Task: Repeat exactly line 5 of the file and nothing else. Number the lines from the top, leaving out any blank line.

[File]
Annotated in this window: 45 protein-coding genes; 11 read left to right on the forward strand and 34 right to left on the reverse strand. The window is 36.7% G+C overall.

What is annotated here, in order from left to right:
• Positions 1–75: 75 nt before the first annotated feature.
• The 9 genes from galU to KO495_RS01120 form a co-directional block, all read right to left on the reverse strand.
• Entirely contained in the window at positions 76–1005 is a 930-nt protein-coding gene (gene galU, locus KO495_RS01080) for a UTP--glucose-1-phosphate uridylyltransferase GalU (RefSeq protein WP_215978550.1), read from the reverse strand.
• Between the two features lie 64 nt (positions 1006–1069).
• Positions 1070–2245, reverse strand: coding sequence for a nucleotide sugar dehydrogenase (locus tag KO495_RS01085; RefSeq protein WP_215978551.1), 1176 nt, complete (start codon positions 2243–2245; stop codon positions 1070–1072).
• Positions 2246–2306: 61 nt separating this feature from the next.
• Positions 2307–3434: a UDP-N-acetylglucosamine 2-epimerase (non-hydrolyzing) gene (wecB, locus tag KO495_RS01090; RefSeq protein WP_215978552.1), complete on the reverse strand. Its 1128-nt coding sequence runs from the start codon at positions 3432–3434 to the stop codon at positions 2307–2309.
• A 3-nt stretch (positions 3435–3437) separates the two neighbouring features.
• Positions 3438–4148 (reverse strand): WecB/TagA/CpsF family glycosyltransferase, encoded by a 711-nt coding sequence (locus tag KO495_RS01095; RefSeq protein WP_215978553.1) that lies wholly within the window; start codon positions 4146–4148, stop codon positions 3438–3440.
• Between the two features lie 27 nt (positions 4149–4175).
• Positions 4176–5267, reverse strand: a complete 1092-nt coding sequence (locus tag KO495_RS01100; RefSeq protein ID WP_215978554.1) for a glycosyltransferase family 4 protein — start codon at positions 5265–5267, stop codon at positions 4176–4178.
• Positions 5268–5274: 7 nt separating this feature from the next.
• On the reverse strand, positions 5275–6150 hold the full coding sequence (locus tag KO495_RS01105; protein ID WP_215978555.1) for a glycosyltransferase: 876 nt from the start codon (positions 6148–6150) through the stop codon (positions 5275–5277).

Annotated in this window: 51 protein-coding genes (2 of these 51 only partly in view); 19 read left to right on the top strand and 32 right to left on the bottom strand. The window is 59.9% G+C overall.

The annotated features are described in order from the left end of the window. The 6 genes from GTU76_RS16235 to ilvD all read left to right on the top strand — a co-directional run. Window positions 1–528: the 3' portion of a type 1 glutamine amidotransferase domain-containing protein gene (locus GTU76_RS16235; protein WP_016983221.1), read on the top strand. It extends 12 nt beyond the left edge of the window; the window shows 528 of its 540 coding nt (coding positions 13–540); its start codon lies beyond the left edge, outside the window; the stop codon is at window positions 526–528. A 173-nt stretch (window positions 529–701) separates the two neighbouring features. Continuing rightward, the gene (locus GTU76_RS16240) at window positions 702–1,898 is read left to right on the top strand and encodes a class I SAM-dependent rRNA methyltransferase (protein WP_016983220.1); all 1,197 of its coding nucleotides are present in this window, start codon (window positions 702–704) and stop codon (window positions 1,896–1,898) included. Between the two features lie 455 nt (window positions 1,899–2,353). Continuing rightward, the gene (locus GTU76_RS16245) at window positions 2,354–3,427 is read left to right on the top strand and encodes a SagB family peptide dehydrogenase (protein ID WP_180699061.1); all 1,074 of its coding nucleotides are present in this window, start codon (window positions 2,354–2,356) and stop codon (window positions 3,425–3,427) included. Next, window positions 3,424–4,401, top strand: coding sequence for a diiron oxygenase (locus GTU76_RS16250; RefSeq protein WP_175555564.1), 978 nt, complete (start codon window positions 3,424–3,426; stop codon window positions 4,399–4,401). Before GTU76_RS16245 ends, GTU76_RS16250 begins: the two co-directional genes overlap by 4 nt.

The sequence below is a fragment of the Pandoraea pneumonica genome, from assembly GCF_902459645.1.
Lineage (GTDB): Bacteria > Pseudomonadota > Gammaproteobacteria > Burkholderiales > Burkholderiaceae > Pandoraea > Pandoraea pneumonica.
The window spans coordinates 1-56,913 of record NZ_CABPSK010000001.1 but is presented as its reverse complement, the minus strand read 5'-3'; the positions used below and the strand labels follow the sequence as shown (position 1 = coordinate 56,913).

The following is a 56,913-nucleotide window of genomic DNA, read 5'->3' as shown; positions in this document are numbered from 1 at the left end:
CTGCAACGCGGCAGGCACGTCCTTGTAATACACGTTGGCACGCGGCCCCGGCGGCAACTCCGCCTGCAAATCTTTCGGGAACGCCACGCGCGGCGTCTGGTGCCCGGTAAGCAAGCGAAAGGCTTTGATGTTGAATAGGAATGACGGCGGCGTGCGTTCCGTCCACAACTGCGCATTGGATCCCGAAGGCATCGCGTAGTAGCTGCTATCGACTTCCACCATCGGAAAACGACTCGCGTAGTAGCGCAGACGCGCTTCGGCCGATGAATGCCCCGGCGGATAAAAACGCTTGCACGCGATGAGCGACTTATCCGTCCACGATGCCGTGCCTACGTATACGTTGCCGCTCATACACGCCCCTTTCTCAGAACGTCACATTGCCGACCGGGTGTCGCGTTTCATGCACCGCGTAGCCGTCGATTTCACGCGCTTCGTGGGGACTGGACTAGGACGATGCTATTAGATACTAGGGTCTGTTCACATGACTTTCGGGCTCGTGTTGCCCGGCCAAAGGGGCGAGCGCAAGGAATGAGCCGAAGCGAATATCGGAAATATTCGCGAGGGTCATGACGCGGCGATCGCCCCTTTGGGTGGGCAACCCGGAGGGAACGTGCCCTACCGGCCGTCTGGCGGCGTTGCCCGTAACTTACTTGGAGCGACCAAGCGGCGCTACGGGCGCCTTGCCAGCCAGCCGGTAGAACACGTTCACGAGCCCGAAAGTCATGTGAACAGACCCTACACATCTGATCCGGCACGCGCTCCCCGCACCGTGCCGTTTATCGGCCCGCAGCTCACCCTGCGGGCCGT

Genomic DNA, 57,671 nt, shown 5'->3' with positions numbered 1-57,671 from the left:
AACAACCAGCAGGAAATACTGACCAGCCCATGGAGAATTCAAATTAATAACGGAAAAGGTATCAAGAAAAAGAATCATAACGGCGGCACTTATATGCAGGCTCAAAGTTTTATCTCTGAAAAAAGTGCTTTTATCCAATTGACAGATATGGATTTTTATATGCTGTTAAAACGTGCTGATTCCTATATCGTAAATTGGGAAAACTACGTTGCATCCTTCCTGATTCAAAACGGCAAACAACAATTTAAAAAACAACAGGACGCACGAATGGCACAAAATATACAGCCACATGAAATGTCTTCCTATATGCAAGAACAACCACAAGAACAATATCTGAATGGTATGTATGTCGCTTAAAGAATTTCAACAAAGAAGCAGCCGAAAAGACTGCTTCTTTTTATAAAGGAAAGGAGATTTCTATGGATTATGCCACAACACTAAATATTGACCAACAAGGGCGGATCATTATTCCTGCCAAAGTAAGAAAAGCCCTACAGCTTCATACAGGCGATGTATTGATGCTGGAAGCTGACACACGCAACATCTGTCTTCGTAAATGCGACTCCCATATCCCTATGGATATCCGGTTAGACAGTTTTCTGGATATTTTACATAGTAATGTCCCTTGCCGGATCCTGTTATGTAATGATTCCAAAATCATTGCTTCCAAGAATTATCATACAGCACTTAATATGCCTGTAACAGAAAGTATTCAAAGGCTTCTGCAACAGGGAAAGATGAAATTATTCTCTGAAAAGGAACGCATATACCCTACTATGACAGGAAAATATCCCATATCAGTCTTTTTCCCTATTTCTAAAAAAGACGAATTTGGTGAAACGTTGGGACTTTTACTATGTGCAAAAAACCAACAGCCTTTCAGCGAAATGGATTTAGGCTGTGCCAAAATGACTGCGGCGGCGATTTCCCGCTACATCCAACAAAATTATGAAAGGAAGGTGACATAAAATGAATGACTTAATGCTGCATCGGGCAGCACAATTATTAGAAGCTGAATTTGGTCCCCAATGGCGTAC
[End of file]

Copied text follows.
• Entirely contained in the window at positions 76–1005 is a 930-nt protein-coding gene (gene galU, locus KO495_RS01080) for a UTP--glucose-1-phosphate uridylyltransferase GalU (RefSeq protein WP_215978550.1), read from the reverse strand.